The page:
Mr Clark admits there are no problems with demanding success-driven results, but it will mean nothing to the company’s employees unless they are shown respect and provided with professional growth opportunities within the business.
This involves paying attention and looking inside the organisation to find staff with something special to offer the business, something Mr Clark looks to harness by providing individual growth opportunities.
“I give them the opportunity, and if they want to take the challenge on, I give them the opportunity to take the challenge on, but I don’t hold it over their heads. One thing is, it was never their job in the first place.”
If a staff member is taken out of a job to try something new, which ultimately doesn’t work out, then Mr Clark believes the original job should be left open for that member of staff to return to.
“A classic example is one of our bench chemists. He had a really vibrant personality, he was dynamic, he was aggressive. He’s a technical guy, but I saw something particular in him that I thought: this guy can really sell ice to Eskimos, and he knows the technology.”
After being encouraged to pursue a role in the sales team, the staff member agreed to move departments. Mr Clark explains that this employee is now one of Alexium’s most successful sales executives, proving that most skills are transferrable.
Mr Clark admits that where many CEOs fall down is by placing too much importance on professional resumes and Ivy League educations as indicators of job suitability, an assumption which can often prove to be ill-founded.
“The problem is, you get them in the job and there’s no drive, there’s no value of performance, and they maintain their positions in their jobs based on their academia. Everybody that I’ve employed in Alexium have just been very modest.”
For Mr Clark, the defining value of these people has been an exemplary character, which has been visible right from the interview stage all the way through their career at the company.
“That’s the value of good leadership. That’s the value of looking past what’s glittery and bright and looking at the character. That’s what makes the business, that’s what grows the business, that’s why our business is thriving now.”
The company’s down-to-earth approach to direct sales has helped to drive continued growth, ensuring the right people are brought into the business. Mr Clark believes that this is the simplest way for a business to run.
“It’s just common sense. We’ve lost our way of common sense these days, everything has to become more complicated than what it actually is. At the end of the day, what is business? Business is simple; this is what you’ve got, and this is what you’ve got to do.”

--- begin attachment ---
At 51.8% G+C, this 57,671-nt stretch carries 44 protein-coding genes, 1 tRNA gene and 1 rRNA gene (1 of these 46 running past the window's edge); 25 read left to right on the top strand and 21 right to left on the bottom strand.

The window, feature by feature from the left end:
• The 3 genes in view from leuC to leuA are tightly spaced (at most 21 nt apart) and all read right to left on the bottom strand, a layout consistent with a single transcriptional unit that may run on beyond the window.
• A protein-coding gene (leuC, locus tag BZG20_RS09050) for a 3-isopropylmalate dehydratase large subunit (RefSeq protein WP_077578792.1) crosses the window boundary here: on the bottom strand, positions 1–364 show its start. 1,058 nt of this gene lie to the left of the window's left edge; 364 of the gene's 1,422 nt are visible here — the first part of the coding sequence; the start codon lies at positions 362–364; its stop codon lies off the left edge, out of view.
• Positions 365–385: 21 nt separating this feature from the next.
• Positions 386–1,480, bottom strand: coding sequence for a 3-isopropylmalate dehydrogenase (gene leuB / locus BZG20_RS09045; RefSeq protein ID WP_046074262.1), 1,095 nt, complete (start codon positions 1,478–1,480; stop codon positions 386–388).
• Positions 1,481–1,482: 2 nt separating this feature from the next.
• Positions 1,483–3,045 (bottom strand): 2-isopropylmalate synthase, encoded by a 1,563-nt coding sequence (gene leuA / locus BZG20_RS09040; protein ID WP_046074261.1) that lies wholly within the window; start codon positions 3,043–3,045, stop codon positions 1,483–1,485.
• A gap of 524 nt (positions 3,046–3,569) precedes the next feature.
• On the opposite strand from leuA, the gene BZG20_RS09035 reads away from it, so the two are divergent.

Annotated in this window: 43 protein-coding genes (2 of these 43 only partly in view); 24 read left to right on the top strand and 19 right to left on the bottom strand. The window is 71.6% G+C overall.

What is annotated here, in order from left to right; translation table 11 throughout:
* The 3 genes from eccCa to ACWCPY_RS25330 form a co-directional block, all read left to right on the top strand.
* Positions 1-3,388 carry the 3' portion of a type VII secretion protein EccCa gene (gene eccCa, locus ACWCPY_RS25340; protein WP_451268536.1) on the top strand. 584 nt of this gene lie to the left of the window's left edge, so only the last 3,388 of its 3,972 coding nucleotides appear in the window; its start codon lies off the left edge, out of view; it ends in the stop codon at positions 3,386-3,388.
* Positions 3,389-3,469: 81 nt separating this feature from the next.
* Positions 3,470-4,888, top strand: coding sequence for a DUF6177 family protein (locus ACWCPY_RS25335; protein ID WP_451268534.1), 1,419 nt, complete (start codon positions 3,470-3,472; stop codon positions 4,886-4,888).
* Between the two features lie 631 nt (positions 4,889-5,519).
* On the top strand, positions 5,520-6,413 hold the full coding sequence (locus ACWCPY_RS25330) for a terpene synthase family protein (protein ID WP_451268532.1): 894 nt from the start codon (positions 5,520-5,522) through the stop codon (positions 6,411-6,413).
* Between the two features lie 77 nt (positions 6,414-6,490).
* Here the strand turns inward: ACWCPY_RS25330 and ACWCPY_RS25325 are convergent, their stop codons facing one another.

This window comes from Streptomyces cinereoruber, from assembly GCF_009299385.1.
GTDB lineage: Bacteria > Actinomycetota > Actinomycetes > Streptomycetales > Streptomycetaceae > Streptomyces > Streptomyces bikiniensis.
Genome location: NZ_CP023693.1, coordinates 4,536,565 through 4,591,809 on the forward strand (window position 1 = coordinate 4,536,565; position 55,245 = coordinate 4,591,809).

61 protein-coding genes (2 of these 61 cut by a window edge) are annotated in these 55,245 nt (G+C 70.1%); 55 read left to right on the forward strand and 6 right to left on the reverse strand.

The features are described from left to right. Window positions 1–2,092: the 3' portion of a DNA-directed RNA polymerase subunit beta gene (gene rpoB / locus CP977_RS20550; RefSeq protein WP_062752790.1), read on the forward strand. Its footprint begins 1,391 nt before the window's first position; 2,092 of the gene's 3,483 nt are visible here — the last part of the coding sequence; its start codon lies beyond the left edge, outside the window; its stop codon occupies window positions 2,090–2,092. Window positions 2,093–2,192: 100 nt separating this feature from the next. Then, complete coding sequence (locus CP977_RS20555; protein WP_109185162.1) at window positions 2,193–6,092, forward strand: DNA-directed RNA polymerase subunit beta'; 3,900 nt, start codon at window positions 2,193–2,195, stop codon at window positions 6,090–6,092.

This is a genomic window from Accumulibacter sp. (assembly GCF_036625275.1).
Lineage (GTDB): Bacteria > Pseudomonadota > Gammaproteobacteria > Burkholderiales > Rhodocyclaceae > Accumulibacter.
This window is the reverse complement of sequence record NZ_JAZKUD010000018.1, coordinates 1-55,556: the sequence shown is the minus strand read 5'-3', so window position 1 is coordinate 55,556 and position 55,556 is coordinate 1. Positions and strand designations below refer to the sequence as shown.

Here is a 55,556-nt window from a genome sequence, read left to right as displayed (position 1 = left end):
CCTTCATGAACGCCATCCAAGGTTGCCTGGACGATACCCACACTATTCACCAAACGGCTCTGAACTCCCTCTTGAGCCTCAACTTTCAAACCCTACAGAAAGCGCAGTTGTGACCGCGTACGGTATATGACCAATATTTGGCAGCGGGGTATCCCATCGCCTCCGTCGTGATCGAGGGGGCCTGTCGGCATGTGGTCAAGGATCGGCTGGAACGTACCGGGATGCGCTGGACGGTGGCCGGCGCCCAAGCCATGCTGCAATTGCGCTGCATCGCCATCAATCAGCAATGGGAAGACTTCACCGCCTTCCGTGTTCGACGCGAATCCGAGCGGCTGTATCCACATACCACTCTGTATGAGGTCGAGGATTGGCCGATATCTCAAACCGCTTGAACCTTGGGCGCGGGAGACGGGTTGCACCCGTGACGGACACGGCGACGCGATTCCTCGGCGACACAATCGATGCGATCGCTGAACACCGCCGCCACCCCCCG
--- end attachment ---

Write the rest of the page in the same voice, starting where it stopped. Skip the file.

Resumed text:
Mr Clark laments the need for months of unnecessary planning, when business boils down to little more than identifying markets and then penetrating them, a strategy he pinpoints as one of the key drivers of success for Alexium.
“We don’t need to complicate things, and this is where we’ve lost perspective in driving businesses forward, in developing businesses. Now, I’m not suggesting that simplicity is the way to go, but when you break it down, it’s about the simple process of getting from A to B.”
It is vital to have good leadership to drive that journey forward. Mr Clark knows there is a big difference between leadership and management, and that strong leadership is key to pushing a business to the next level.
Having worked for a decade in America, Mr Clark recognises key differences in the way businesses are handled in the US and Australia respectively, most notably in the way leadership roles are assumed and key decisions made.
“I saw the US at a time in the early 2000s when it was very much like the Western Australian cowboy state, where you could be deaf, dumb and mute and still get $50 million for a project that you’d only read in a science fiction book.”
But times have changed in the US, and Mr Clark admits that the country made some huge mistakes with regulations, creating a fear of making executive decisions that has never been a problem in Australia.
“I live in the most litigious country in the world. There are more lawyers here than there are school teachers and doctors put together, which is horrible. And the problem is that you can sue anybody for anything.”
Along with its litigious nature, Mr Clark recognises how political a nation the US is, and how influence can be used to great effect to drive businesses forward, but conversely a lack of influence can have the opposite effect.
“Unless you’re here, unless you live it and breathe it, unless you have the influence, to move forward here in any form is next to impossible. So, it really becomes more about influence in relation to preventing or driving progress in the business.”
Find out more about Alexium International by visiting: www.alexiuminternational.com
To view this editorial as it originally appeared in The Australian Business Executive magazine, click here.
Editorial by Nicholas Paul Griffin.